The Rev. Sharon Risher is a member of the Everytown Survivor Network, a volunteer with Moms Demand Action and the author of “For Such a Time as This: Hope and Forgiveness after the Charleston Massacre.”

The defining photograph of the attempted insurrection on Jan. 6 was that of a man strolling through the broken halls of our national Capitol, amid the smashed windows and assorted rubble of the failed coup, proudly brandishing a Confederate flag on his shoulder and hoping to overturn an election decided largely by Black voters. It’s an image that tells the story not only of Jan. 6 or of the Trump presidency, but also of all the steps that led to that moment — the whole history of hate in America captured in one frame.

For me, the echoes of that picture reverberated back nearly six years, to the day my mom — Ethel Lee Lance — was shot and killed while praying in Charleston’s Mother Emanuel Church along with eight other Black Americans, including two of my cousins and one of my close childhood friends. In the months leading up to that tragic day, my mom’s killer posed for pictures with the Confederate flag, sometimes even slinging it over his shoulder just like that insurrectionist in the Capitol did.

Felicia Sanders is grappling with an unexpected casualty of the deadly Emanuel AME shooting — the loss of connection to the church that shaped her life. (The Washington Post)

The similarities between these two days don’t end there: Both days ended in deaths, both attacks were perpetrated (at least in part) by white supremacists chasing a lost cause, and tragically, the perpetrators of both incidents were carrying more than just flags. My mother’s killer was armed with a handgun; the Capitol insurrectionists were armed with enough live ammunition to shoot every member of the House and Senate five times.

This deadly connection between white supremacy and guns runs throughout our history. In 1866, armed Confederate loyalists stormed the Louisiana Constitutional Convention, murdering 34 Black Americans in an attempt to block suffrage for freed slaves. In 1898, an armed White mob in Wilmington, N.C., proclaimed a “White Declaration of Independence,” then killed at least 60 residents before replacing the multiracial local government with white supremacists. In 1921, mobs of armed White residents of Tulsa attacked the Black neighborhood of Greenwood, murdering as many as 300 Tulsans for the crime of being Black and successful. In 1955, ­Emmett Till was tortured and shot in the head by White vigilantes. And today, mass shootings – from the church in Charleston to the supermarket in El Paso to the Sikh temple in Oak Creek, Wis. — have been committed by white supremacists filled with hate and armed with a gun.

Simply put, if the Confederate flag is the primary symbol of white-supremacist hate, the gun is its deadliest weapon.

Early on Jan. 6, The Post's Kate Woodsome saw signs of violence hours before thousands of former president Donald Trump loyalists besieged the Capitol. (Joy Yi, Kate Woodsome/The Washington Post)

We have begun, as a nation, to slowly address the problem of the Confederate battle flag. NASCAR recently banned it from events, Mississippi recently removed it from the state’s flag, and more prohibitions are hopefully on the horizon. My own story is an example of that incremental progress: The traitorous flag that flew over the South Carolina Capitol the day Mom was murdered was finally taken down a month later, after nationwide outrage.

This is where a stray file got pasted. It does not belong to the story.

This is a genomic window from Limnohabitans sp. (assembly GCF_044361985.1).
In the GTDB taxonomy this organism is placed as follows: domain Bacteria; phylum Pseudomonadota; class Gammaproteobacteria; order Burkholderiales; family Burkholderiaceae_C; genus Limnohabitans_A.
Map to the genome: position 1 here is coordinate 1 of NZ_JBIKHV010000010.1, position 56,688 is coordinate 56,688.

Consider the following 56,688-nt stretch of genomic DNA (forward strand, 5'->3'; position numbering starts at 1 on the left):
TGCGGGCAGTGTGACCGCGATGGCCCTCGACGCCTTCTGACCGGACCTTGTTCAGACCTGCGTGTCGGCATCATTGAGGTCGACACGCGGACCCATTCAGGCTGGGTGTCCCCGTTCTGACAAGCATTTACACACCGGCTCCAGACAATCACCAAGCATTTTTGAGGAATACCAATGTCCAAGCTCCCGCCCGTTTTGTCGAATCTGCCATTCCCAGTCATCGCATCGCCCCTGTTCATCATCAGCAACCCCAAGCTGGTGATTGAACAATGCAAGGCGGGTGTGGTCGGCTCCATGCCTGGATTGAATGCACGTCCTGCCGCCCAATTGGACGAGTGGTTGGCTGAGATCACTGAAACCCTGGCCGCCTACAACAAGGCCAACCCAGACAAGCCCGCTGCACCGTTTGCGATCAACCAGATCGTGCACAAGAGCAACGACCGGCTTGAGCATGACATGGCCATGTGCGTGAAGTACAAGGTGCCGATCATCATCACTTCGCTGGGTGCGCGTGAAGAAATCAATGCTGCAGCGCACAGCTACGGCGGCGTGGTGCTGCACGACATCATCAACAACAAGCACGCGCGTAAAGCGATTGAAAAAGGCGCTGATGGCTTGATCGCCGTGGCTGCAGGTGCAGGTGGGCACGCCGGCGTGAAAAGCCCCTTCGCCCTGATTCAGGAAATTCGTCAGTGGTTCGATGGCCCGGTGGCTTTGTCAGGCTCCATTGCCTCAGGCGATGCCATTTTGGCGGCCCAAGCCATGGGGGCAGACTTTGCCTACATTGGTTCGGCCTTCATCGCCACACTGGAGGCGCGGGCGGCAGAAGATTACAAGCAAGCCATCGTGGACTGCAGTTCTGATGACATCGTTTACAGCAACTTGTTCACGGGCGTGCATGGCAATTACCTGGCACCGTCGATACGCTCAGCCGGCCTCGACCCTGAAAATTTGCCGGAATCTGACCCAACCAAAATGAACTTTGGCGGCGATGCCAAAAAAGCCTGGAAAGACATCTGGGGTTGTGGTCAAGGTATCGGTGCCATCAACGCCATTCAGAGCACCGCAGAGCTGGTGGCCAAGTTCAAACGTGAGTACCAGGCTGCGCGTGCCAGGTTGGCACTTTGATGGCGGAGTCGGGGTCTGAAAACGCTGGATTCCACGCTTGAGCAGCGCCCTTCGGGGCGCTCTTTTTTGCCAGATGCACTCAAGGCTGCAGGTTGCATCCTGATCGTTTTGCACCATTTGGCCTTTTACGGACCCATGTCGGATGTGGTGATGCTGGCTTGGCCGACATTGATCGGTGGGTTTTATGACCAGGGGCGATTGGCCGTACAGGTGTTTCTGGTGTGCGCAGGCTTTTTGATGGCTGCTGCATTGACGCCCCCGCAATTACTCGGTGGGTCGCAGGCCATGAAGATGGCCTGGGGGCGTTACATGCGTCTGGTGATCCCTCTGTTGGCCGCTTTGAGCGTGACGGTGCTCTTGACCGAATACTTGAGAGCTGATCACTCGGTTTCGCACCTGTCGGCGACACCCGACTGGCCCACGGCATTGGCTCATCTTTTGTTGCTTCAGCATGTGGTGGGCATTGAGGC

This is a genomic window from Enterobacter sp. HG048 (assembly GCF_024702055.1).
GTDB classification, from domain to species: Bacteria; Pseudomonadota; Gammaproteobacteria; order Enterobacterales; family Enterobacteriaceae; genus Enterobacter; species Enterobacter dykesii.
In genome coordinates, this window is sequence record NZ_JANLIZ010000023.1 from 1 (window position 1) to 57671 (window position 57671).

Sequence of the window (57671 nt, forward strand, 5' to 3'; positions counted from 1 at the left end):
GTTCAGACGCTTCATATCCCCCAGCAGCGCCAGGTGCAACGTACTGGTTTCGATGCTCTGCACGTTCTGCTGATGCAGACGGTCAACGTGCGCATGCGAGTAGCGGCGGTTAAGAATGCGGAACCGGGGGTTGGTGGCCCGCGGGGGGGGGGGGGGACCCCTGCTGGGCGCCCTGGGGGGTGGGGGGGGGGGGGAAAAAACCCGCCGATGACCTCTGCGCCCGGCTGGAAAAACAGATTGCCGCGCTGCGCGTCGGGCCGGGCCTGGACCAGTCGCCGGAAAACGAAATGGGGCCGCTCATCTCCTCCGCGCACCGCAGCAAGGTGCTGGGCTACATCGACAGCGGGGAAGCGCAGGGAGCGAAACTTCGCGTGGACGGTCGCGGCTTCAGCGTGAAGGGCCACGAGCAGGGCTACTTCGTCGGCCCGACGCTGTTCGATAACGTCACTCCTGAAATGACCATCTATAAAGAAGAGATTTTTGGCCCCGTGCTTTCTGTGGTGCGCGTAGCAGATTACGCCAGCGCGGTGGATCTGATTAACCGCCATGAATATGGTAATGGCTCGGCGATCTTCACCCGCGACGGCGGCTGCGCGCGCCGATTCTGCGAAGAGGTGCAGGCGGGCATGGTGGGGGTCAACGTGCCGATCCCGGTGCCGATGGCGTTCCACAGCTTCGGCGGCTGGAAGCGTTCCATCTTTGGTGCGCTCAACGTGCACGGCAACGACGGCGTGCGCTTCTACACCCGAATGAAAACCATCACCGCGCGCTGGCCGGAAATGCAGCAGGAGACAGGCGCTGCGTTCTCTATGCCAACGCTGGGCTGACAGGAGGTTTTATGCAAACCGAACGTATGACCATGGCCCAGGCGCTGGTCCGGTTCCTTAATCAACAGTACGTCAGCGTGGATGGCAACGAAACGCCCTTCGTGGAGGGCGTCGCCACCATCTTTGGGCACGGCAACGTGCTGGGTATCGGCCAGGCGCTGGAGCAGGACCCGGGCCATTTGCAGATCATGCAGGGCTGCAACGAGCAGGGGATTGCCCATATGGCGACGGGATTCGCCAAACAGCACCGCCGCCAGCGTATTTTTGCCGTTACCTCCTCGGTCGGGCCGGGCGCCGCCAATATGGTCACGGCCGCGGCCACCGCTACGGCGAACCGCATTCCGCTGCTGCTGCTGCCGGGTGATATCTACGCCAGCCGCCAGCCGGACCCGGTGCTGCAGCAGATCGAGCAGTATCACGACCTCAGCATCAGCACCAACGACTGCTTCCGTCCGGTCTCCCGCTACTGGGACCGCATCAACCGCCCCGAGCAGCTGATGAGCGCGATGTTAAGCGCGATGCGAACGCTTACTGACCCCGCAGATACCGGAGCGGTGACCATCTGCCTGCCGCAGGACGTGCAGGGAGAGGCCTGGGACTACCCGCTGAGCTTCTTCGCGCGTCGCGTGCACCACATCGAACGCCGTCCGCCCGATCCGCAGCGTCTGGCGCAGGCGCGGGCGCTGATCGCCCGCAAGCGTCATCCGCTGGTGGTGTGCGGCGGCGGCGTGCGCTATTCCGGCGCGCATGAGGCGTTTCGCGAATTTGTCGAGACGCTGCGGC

But the truth is that taking down symbols of hate means very little unless we also disarm people who are inspired by them — and on that front, our nation has lagged woefully behind. We’ve failed to pass any significant federal gun-safety bill in the past 25 years; we’ve allowed armed extremists to brandish long guns at state capitols and intimidate peaceful protesters, and our background-check system remains riddled with gaps and loopholes. One of those gaps, now called the “Charleston loophole,” led directly to the death of my mom by allowing her killer to purchase a gun he was legally prohibited from owning.

So I share my story today, alongside other members of the Everytown Survivor Network, during National Gun Violence Survivors Week, to ask that as we reckon with hate in America, we also take action to disarm it.

I’m a reverend, so I promise that nobody appreciates your thoughts and prayers more than I do, but they are not enough unless they are paired with meaningful action. That action must come first and foremost from our leaders, beginning with the Biden-Harris administration, but in truth the responsibility to advocate for gun safety extends to all of us. Because if we do not come together around this issue now, in the weeks after our very democracy was held at gunpoint, then I fear that hate-motivated gun violence will not only continue but also accelerate.

That leaves us with a choice. The photographs I described above — of the Confederate flag in the Capitol and in the hands of my mother’s killer — capture the history of gun violence and hate in America better than I ever could. But it’s important to remember that they are a picture of our past. If we so choose, we can stop them from being a preview of our future.

Read more: